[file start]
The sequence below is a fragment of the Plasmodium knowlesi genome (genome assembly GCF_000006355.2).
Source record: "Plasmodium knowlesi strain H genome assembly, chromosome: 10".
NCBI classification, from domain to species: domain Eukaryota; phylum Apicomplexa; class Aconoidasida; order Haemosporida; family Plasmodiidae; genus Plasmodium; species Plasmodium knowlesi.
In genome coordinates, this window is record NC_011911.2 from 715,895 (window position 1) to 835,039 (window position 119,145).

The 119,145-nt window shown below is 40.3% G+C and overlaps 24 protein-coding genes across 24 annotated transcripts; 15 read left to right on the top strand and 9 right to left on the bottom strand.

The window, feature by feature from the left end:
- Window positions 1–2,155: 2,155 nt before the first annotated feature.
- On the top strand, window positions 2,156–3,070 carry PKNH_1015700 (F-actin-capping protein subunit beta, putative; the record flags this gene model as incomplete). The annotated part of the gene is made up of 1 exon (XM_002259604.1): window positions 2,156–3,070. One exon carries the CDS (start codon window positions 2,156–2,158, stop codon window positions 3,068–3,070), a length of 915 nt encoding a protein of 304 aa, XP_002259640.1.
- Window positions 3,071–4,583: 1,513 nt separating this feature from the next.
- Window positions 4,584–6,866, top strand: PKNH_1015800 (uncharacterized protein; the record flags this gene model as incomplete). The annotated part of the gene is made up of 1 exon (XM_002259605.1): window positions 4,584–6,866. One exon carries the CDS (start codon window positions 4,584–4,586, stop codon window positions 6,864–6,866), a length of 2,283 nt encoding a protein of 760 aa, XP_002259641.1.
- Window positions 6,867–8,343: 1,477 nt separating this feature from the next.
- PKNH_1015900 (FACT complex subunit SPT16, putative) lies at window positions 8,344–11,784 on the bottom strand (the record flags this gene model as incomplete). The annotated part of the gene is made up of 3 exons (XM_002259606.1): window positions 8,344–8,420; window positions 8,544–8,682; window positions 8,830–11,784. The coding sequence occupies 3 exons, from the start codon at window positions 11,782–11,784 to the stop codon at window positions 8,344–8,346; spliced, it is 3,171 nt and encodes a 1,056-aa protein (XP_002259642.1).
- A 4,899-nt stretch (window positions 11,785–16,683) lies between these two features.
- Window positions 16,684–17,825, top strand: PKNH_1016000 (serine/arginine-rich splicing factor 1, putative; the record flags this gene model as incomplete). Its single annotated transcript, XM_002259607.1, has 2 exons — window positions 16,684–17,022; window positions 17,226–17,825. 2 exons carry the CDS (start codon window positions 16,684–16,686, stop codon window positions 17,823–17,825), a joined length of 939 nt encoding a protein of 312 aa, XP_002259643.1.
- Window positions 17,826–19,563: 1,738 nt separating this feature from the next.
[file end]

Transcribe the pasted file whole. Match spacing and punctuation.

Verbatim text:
The sequence below is a fragment of the Plasmodium knowlesi genome (genome assembly GCF_000006355.2).
Source record: "Plasmodium knowlesi strain H genome assembly, chromosome: 10".
NCBI classification, from domain to species: domain Eukaryota; phylum Apicomplexa; class Aconoidasida; order Haemosporida; family Plasmodiidae; genus Plasmodium; species Plasmodium knowlesi.
In genome coordinates, this window is record NC_011911.2 from 715,895 (window position 1) to 835,039 (window position 119,145).

The 119,145-nt window shown below is 40.3% G+C and overlaps 24 protein-coding genes across 24 annotated transcripts; 15 read left to right on the top strand and 9 right to left on the bottom strand.

The window, feature by feature from the left end:
- Window positions 1–2,155: 2,155 nt before the first annotated feature.
- On the top strand, window positions 2,156–3,070 carry PKNH_1015700 (F-actin-capping protein subunit beta, putative; the record flags this gene model as incomplete). The annotated part of the gene is made up of 1 exon (XM_002259604.1): window positions 2,156–3,070. One exon carries the CDS (start codon window positions 2,156–2,158, stop codon window positions 3,068–3,070), a length of 915 nt encoding a protein of 304 aa, XP_002259640.1.
- Window positions 3,071–4,583: 1,513 nt separating this feature from the next.
- Window positions 4,584–6,866, top strand: PKNH_1015800 (uncharacterized protein; the record flags this gene model as incomplete). The annotated part of the gene is made up of 1 exon (XM_002259605.1): window positions 4,584–6,866. One exon carries the CDS (start codon window positions 4,584–4,586, stop codon window positions 6,864–6,866), a length of 2,283 nt encoding a protein of 760 aa, XP_002259641.1.
- Window positions 6,867–8,343: 1,477 nt separating this feature from the next.
- PKNH_1015900 (FACT complex subunit SPT16, putative) lies at window positions 8,344–11,784 on the bottom strand (the record flags this gene model as incomplete). The annotated part of the gene is made up of 3 exons (XM_002259606.1): window positions 8,344–8,420; window positions 8,544–8,682; window positions 8,830–11,784. The coding sequence occupies 3 exons, from the start codon at window positions 11,782–11,784 to the stop codon at window positions 8,344–8,346; spliced, it is 3,171 nt and encodes a 1,056-aa protein (XP_002259642.1).
- A 4,899-nt stretch (window positions 11,785–16,683) lies between these two features.
- Window positions 16,684–17,825, top strand: PKNH_1016000 (serine/arginine-rich splicing factor 1, putative; the record flags this gene model as incomplete). Its single annotated transcript, XM_002259607.1, has 2 exons — window positions 16,684–17,022; window positions 17,226–17,825. 2 exons carry the CDS (start codon window positions 16,684–16,686, stop codon window positions 17,823–17,825), a joined length of 939 nt encoding a protein of 312 aa, XP_002259643.1.
- Window positions 17,826–19,563: 1,738 nt separating this feature from the next.